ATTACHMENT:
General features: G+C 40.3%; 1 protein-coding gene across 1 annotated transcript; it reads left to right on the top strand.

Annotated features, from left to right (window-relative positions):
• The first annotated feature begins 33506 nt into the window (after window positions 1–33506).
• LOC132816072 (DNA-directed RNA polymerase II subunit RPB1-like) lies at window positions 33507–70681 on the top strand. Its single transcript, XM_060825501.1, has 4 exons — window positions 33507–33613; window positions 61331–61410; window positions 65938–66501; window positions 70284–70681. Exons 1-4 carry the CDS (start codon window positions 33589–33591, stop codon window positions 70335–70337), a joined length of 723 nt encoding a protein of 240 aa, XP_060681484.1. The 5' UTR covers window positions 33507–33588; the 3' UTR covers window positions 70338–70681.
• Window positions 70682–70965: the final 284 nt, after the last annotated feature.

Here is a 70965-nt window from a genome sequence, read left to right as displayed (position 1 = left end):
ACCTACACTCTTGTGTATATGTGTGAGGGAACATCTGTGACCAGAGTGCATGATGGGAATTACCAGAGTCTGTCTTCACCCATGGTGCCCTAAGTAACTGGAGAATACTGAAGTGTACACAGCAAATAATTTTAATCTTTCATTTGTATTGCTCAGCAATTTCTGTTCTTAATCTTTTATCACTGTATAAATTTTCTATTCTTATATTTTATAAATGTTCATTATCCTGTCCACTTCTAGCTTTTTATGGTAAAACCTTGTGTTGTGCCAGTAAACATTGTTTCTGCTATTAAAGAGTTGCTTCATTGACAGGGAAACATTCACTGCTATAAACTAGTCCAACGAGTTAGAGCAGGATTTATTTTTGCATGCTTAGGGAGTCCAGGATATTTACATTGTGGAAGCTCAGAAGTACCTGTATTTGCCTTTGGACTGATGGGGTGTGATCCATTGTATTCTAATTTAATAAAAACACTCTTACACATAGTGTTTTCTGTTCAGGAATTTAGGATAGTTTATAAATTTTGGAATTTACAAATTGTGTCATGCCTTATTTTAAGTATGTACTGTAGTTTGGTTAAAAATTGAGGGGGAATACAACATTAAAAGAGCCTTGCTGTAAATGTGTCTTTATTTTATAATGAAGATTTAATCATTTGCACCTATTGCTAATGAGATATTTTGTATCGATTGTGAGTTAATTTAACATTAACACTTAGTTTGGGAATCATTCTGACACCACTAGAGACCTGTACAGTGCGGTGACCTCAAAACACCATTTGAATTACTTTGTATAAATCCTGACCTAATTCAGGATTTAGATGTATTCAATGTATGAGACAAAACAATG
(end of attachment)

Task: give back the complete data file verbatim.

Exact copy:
General features: G+C 40.3%; 1 protein-coding gene across 1 annotated transcript; it reads left to right on the top strand.

Annotated features, from left to right (window-relative positions):
• The first annotated feature begins 33506 nt into the window (after window positions 1–33506).
• LOC132816072 (DNA-directed RNA polymerase II subunit RPB1-like) lies at window positions 33507–70681 on the top strand. Its single transcript, XM_060825501.1, has 4 exons — window positions 33507–33613; window positions 61331–61410; window positions 65938–66501; window positions 70284–70681. Exons 1-4 carry the CDS (start codon window positions 33589–33591, stop codon window positions 70335–70337), a joined length of 723 nt encoding a protein of 240 aa, XP_060681484.1. The 5' UTR covers window positions 33507–33588; the 3' UTR covers window positions 70338–70681.
• Window positions 70682–70965: the final 284 nt, after the last annotated feature.

Here is a 70965-nt window from a genome sequence, read left to right as displayed (position 1 = left end):
ACCTACACTCTTGTGTATATGTGTGAGGGAACATCTGTGACCAGAGTGCATGATGGGAATTACCAGAGTCTGTCTTCACCCATGGTGCCCTAAGTAACTGGAGAATACTGAAGTGTACACAGCAAATAATTTTAATCTTTCATTTGTATTGCTCAGCAATTTCTGTTCTTAATCTTTTATCACTGTATAAATTTTCTATTCTTATATTTTATAAATGTTCATTATCCTGTCCACTTCTAGCTTTTTATGGTAAAACCTTGTGTTGTGCCAGTAAACATTGTTTCTGCTATTAAAGAGTTGCTTCATTGACAGGGAAACATTCACTGCTATAAACTAGTCCAACGAGTTAGAGCAGGATTTATTTTTGCATGCTTAGGGAGTCCAGGATATTTACATTGTGGAAGCTCAGAAGTACCTGTATTTGCCTTTGGACTGATGGGGTGTGATCCATTGTATTCTAATTTAATAAAAACACTCTTACACATAGTGTTTTCTGTTCAGGAATTTAGGATAGTTTATAAATTTTGGAATTTACAAATTGTGTCATGCCTTATTTTAAGTATGTACTGTAGTTTGGTTAAAAATTGAGGGGGAATACAACATTAAAAGAGCCTTGCTGTAAATGTGTCTTTATTTTATAATGAAGATTTAATCATTTGCACCTATTGCTAATGAGATATTTTGTATCGATTGTGAGTTAATTTAACATTAACACTTAGTTTGGGAATCATTCTGACACCACTAGAGACCTGTACAGTGCGGTGACCTCAAAACACCATTTGAATTACTTTGTATAAATCCTGACCTAATTCAGGATTTAGATGTATTCAATGTATGAGACAAAACAATG